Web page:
The Finnish parliament approved on Friday several temporary amendments to the Law on Communicable Diseases, allowing mandatory health checks, including a COVID-19 test for people arriving in the country, informs the DPA agency.
“We have more tools to fight the disease,” said Krista Kiuru, Minister of Family Affairs and Social Services.
For example, a health check might be ordered for travelers arriving from a particular country or for employees at a particular job, she said. Failure to do so could result in a fine or even three months in prison.
So far, sanitary checks and tests for COVID-19 have been voluntary. Many people refused to be tested.
A person who has fallen ill or is suspected of having been exposed to a communicable disease will also be required to provide information to health authorities trying to identify the source of the infection. This was previously voluntary.
Other measures would allow local or regional authorities to limit the number of customers in shops, order the temporary closure of gyms and spas or reduce the number of passengers on public transport.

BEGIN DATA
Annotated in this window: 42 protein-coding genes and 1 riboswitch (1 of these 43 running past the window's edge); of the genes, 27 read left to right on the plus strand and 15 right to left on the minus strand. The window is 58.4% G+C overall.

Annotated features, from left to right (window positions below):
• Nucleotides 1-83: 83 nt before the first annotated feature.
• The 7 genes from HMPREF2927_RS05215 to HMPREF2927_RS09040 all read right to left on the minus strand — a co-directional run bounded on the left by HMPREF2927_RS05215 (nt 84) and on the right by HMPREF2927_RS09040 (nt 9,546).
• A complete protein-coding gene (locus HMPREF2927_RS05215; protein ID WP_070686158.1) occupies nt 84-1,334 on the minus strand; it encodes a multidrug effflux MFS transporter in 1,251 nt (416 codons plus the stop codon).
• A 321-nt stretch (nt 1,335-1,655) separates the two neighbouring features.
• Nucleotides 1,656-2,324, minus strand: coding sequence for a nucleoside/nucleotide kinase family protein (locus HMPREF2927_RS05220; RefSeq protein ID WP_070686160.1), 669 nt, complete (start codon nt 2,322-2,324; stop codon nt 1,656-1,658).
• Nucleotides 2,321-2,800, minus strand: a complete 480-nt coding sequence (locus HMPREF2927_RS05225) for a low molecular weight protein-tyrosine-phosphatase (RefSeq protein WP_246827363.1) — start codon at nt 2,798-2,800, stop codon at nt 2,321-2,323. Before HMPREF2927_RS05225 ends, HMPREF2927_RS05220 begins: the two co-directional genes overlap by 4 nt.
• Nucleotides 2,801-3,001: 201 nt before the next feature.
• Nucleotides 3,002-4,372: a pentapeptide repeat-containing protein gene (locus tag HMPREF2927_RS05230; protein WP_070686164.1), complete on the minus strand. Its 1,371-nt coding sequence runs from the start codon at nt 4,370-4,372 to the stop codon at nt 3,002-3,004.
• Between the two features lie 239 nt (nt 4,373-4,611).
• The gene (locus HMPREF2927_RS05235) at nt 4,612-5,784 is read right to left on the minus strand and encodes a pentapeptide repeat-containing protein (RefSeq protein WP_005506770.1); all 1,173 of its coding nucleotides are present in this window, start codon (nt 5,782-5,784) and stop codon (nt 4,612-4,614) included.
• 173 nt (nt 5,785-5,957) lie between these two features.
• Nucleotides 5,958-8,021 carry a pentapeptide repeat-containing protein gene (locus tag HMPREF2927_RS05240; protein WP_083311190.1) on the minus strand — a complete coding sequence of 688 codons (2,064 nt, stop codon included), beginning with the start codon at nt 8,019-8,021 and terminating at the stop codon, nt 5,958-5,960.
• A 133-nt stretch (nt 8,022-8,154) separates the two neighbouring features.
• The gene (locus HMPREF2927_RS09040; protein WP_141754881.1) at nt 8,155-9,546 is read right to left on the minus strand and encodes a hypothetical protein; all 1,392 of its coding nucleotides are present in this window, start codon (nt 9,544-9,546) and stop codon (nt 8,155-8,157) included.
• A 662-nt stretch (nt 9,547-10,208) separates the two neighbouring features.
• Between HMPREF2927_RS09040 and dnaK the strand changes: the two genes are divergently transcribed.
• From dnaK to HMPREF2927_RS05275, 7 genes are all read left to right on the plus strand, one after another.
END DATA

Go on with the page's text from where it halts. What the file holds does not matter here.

The amendments would enter into force on Monday and take effect by the end of June.
Meanwhile, the Southern Regional State Administrative Agency has announced that public gatherings in the Uusimaa region of the Finnish capital Helsinki will be limited to a maximum of six people from Monday to March 14, citing the deteriorating epidemic situation.
The government has recently extended stricter restrictions on entry into the country amid fears of new coronavirus mutations.
Finland has recorded approximately 52,600 cases of coronavirus and 726 deaths related to COVID-19.
Krista – Finnish for Karen?